From May 2 to May 7, 1963, between 3,000 and 4,000 children—yes, elementary- and high school-age children—marched to protest segregation and get arrested and jailed in Birmingham, Alabama. Many of them were charged by snarling police dogs and washed down the street by powerful fire hoses.
We’ve Got a Job: The 1963 Birmingham Children’s March tells their stories through the experiences of four real kids:
Audrey Faye Hendricks.
Audrey was 9 years old in May 1963, when she told her mother, “I want to go to jail.” Along with over 3,000 other school children, she did–for a week.
When he decided he’d “had enough of the segregation, discrimination, hatred, violence, white signs, colored signs, all of it! Now was the time,” he realized, “to confront it all!” (See Birmingham’s Segregation Ordinances.)
The first time Arnetta, 16, heard Dr. Martin Luther King, Jr. speak at a mass meeting in Birmingham, she said, “I knew that he was God sent.” She and her friends signed right up for training in nonviolent protesting. (See the “Ten Commandments of Nonviolence” and “The Genealogy of Nonviolence.”)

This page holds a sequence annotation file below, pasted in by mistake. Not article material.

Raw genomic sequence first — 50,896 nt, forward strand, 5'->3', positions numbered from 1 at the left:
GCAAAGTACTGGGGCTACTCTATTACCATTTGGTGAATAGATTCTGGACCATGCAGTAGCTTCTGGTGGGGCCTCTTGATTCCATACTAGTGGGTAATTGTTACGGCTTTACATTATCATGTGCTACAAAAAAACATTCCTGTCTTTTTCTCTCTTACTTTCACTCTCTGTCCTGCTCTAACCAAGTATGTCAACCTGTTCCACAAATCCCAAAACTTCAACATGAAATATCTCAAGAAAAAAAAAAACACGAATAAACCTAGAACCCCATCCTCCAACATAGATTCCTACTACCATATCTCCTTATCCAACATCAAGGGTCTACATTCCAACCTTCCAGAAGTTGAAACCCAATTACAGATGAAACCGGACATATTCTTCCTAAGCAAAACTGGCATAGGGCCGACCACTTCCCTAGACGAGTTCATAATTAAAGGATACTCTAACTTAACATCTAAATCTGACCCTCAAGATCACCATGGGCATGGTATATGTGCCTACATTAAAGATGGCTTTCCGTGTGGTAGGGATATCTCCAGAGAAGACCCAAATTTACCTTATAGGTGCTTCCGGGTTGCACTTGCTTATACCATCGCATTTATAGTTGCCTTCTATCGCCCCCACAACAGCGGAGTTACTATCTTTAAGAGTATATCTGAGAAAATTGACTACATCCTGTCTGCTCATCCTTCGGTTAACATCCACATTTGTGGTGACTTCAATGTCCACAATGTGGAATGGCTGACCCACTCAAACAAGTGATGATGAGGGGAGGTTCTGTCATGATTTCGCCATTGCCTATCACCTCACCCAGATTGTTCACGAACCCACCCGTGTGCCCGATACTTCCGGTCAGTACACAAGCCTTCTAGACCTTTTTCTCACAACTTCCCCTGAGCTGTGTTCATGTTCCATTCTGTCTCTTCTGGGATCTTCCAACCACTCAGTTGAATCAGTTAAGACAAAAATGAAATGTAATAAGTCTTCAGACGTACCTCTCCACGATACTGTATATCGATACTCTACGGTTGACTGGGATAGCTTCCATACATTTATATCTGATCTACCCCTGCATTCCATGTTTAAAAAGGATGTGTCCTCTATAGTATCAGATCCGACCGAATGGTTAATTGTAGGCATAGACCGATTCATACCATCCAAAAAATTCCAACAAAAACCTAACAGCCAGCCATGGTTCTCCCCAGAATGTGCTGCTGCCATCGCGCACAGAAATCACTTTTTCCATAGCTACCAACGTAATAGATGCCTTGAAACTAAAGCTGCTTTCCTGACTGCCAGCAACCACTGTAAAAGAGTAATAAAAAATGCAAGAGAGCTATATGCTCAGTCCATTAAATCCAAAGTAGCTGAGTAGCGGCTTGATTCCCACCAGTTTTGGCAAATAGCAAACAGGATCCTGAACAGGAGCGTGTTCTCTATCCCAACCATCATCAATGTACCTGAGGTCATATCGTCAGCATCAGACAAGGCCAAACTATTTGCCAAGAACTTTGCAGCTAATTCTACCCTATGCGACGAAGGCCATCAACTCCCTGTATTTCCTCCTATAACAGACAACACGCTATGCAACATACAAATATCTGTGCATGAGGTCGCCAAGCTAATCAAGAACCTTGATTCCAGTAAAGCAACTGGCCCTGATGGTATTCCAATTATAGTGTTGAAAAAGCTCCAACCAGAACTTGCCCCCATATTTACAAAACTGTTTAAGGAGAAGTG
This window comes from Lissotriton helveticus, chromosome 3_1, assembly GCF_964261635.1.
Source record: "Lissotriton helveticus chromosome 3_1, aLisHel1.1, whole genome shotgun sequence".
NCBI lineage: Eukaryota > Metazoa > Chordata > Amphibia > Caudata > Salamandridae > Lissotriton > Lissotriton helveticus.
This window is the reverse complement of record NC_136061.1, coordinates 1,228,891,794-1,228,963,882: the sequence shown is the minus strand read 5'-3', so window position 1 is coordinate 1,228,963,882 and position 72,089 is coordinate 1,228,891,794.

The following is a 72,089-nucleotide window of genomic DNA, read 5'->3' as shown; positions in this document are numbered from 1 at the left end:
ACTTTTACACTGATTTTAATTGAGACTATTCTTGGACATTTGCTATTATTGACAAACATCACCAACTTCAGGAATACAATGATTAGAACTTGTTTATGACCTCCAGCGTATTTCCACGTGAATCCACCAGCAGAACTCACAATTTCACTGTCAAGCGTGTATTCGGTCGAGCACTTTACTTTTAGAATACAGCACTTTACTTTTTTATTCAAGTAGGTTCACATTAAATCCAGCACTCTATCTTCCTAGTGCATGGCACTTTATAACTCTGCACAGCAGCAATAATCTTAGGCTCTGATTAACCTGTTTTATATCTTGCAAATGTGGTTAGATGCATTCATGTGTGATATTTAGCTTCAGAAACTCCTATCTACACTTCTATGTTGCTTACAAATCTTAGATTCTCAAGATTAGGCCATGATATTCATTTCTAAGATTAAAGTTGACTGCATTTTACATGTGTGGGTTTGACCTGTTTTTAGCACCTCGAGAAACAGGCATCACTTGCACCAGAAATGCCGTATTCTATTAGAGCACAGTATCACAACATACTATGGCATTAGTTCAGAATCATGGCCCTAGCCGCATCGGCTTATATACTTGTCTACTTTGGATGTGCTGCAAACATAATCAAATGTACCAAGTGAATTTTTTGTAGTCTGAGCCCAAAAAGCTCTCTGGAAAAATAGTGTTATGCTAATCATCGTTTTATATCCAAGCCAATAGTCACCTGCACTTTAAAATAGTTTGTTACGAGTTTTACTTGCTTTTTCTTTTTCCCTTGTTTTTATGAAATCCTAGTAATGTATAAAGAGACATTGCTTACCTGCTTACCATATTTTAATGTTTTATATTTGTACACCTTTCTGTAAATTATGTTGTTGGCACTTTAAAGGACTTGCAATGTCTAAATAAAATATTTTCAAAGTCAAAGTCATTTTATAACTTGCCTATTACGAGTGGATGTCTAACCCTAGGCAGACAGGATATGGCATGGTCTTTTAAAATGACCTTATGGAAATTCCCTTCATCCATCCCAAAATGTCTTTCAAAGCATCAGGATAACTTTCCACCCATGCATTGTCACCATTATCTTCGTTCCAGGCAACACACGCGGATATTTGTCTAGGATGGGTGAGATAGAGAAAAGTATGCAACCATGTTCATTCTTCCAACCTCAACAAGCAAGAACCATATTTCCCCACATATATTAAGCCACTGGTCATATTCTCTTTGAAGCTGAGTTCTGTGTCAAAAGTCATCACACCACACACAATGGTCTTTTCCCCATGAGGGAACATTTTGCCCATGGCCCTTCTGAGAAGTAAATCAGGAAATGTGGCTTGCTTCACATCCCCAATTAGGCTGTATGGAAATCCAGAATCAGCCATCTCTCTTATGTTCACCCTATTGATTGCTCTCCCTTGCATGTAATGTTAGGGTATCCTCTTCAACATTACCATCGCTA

Wash, 14, knew the Birmingham police “to be torturers, murderers.” For Wash, “the idea of voluntarily submitting yourself to be taken away with them was…” Well, he couldn’t.
They didn’t want much. Just their Constitutional rights. (See the movement’s Points for Progress.)
“…riveting, significant work of nonfiction.”
The New York Times Book Review Editors’ Choice
“Thank you for helping us share our story with the world. Hopefully, it will help make the world a better place. And if it does, it means that our suffering and our effort was not in vain. All those other people love your book. The four of us love you for writing it.”
Washington Booker III, January 29, 2013